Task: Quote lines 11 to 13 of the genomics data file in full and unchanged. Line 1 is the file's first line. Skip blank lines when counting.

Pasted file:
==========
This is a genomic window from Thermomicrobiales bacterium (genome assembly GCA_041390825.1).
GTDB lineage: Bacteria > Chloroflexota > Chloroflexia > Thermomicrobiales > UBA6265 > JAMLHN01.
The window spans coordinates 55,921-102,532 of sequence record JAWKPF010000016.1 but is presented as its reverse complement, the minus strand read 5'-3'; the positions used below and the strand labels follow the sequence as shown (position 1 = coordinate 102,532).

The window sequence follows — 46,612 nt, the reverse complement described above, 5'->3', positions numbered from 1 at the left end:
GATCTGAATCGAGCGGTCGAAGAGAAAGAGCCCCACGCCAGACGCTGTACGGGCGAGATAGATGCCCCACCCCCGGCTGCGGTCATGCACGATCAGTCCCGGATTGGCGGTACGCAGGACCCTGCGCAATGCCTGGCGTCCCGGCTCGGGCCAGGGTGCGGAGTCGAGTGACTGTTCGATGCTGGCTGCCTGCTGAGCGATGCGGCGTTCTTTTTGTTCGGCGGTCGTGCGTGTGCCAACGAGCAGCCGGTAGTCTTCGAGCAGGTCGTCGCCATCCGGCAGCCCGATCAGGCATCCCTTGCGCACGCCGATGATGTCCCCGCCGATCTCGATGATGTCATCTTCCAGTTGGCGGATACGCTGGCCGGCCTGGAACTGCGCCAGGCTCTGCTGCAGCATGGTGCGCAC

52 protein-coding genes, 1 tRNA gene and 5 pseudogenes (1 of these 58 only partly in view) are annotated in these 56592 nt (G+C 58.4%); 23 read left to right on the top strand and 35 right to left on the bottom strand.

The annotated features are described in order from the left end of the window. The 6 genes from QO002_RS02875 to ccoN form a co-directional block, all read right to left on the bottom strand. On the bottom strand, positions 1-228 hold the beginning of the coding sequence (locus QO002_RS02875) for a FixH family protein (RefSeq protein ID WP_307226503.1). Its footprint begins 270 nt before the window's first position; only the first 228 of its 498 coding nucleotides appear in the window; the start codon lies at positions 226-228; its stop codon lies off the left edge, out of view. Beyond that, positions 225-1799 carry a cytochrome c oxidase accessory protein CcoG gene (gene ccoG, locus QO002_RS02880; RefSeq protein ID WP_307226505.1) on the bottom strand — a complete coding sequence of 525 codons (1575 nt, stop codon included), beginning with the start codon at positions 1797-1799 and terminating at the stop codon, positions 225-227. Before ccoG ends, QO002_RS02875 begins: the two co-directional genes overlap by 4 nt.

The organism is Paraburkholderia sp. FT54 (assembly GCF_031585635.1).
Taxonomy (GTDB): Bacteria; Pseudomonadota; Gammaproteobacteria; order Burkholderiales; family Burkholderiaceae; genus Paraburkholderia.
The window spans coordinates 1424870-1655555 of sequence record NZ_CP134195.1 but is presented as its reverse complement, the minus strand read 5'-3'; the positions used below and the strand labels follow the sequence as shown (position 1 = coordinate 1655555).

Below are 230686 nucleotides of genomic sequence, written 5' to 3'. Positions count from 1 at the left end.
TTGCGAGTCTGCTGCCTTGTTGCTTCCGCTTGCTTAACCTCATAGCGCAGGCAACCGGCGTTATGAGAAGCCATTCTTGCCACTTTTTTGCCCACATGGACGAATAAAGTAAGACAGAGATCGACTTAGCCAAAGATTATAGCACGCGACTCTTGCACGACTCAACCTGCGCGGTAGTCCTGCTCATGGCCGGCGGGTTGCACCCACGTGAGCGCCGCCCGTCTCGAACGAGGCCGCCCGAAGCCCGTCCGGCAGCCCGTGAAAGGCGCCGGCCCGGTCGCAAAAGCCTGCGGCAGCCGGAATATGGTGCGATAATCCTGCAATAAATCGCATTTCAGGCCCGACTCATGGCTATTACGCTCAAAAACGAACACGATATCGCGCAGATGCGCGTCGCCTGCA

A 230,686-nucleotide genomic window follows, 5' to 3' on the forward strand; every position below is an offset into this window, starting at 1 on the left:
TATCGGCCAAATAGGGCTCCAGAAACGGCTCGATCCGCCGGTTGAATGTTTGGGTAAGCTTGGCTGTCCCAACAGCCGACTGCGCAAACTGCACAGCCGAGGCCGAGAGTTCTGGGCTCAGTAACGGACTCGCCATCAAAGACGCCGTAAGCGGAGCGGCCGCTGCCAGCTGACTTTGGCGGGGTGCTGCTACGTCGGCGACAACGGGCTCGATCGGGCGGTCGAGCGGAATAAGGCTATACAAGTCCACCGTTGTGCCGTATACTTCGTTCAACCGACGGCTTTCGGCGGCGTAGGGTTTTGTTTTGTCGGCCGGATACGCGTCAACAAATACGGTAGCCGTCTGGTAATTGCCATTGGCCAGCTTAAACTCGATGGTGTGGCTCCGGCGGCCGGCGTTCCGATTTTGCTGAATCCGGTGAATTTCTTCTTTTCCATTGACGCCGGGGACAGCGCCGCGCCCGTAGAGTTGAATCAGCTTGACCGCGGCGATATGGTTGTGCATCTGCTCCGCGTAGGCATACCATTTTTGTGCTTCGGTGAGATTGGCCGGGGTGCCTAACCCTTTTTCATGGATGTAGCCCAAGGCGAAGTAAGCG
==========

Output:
Below are 230686 nucleotides of genomic sequence, written 5' to 3'. Positions count from 1 at the left end.
TTGCGAGTCTGCTGCCTTGTTGCTTCCGCTTGCTTAACCTCATAGCGCAGGCAACCGGCGTTATGAGAAGCCATTCTTGCCACTTTTTTGCCCACATGGACGAATAAAGTAAGACAGAGATCGACTTAGCCAAAGATTATAGCACGCGACTCTTGCACGACTCAACCTGCGCGGTAGTCCTGCTCATGGCCGGCGGGTTGCACCCACGTGAGCGCCGCCCGTCTCGAACGAGGCCGCCCGAAGCCCGTCCGGCAGCCCGTGAAAGGCGCCGGCCCGGTCGCAAAAGCCTGCGGCAGCCGGAATATGGTGCGATAATCCTGCAATAAATCGCATTTCAGGCCCGACTCATGGCTATTACGCTCAAAAACGAACACGATATCGCGCAGATGCGCGTCGCCTGCA

A 230,686-nucleotide genomic window follows, 5' to 3' on the forward strand; every position below is an offset into this window, starting at 1 on the left: